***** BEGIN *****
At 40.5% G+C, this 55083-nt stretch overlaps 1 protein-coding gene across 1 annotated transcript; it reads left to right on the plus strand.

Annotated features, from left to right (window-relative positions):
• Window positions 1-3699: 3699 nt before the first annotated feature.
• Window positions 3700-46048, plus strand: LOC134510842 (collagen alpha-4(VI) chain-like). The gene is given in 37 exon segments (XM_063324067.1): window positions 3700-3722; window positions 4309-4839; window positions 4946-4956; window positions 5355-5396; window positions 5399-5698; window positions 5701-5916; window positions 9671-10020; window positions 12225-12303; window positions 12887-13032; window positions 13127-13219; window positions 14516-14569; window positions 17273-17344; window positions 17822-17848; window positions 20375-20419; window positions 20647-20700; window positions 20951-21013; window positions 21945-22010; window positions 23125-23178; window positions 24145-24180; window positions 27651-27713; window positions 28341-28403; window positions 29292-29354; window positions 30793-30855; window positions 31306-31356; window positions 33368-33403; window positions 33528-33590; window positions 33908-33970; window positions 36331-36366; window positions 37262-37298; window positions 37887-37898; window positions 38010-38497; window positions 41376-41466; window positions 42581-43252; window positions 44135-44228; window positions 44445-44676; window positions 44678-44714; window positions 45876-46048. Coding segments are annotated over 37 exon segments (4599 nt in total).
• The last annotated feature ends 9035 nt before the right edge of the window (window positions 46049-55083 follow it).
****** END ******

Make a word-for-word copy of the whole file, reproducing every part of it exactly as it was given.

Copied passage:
At 40.5% G+C, this 55083-nt stretch overlaps 1 protein-coding gene across 1 annotated transcript; it reads left to right on the plus strand.

Annotated features, from left to right (window-relative positions):
• Window positions 1-3699: 3699 nt before the first annotated feature.
• Window positions 3700-46048, plus strand: LOC134510842 (collagen alpha-4(VI) chain-like). The gene is given in 37 exon segments (XM_063324067.1): window positions 3700-3722; window positions 4309-4839; window positions 4946-4956; window positions 5355-5396; window positions 5399-5698; window positions 5701-5916; window positions 9671-10020; window positions 12225-12303; window positions 12887-13032; window positions 13127-13219; window positions 14516-14569; window positions 17273-17344; window positions 17822-17848; window positions 20375-20419; window positions 20647-20700; window positions 20951-21013; window positions 21945-22010; window positions 23125-23178; window positions 24145-24180; window positions 27651-27713; window positions 28341-28403; window positions 29292-29354; window positions 30793-30855; window positions 31306-31356; window positions 33368-33403; window positions 33528-33590; window positions 33908-33970; window positions 36331-36366; window positions 37262-37298; window positions 37887-37898; window positions 38010-38497; window positions 41376-41466; window positions 42581-43252; window positions 44135-44228; window positions 44445-44676; window positions 44678-44714; window positions 45876-46048. Coding segments are annotated over 37 exon segments (4599 nt in total).
• The last annotated feature ends 9035 nt before the right edge of the window (window positions 46049-55083 follow it).